Obesity Rise Having Effect on Medicaid Costs
As Americans continue to eat more, exercise less, and gain more weight, the rise in obesity is having a
widespread effect on everything from gas prices to healthcare costs. Recent studies show exactly how
pervasive this effect is and how much more all Americans spend on healthcare because of the rise in
According to researchers at Lehigh University, the average obese man incurs about $1,150 in health-
care spending every year (most of it coming from hospitalization) and prescription drug coverage. For
uninsured obese people, those costs are even more significant. The average spending for an obese
person without healthcare coverage and who is likely covered by Medicaid equaled about $3,270 per
year. On the other hand, a non-obese person who is not covered by health insurance only incurs about
$512 per year in medical expenses.
The extra costs spent for this coverage are at least partially paid for by the non-obese. Medicaid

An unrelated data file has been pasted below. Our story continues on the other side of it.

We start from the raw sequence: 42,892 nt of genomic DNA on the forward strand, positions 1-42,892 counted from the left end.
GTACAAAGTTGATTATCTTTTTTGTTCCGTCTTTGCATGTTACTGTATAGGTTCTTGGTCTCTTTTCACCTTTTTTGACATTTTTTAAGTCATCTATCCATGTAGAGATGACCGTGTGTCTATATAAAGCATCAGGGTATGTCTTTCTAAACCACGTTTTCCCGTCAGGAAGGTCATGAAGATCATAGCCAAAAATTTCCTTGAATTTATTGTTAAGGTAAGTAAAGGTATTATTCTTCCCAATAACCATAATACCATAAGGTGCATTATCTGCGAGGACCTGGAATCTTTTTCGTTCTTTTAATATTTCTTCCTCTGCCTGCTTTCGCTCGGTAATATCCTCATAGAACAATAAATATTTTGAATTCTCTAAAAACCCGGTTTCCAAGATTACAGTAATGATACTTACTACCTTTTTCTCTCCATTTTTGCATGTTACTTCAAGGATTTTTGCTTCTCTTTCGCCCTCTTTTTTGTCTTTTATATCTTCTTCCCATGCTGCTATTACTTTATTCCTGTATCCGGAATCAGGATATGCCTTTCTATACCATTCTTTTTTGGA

expenses must be paid for through higher taxes or cutbacks in different programs. For obese people on
health insurance, premiums tend to increase for all insurance premium payers, including non-obese
people covered by the same insurance policy.
The difference between obese people and those considered morbidly obese are even more significant.
While obesity adds about 20% per year in health-care costs, a figure similar to that added by smoking,
morbid obesity increases costs by an estimated 50% per year. As obesity rates continue to expand, so
too will Medicaid expenditures and insurance premiums.
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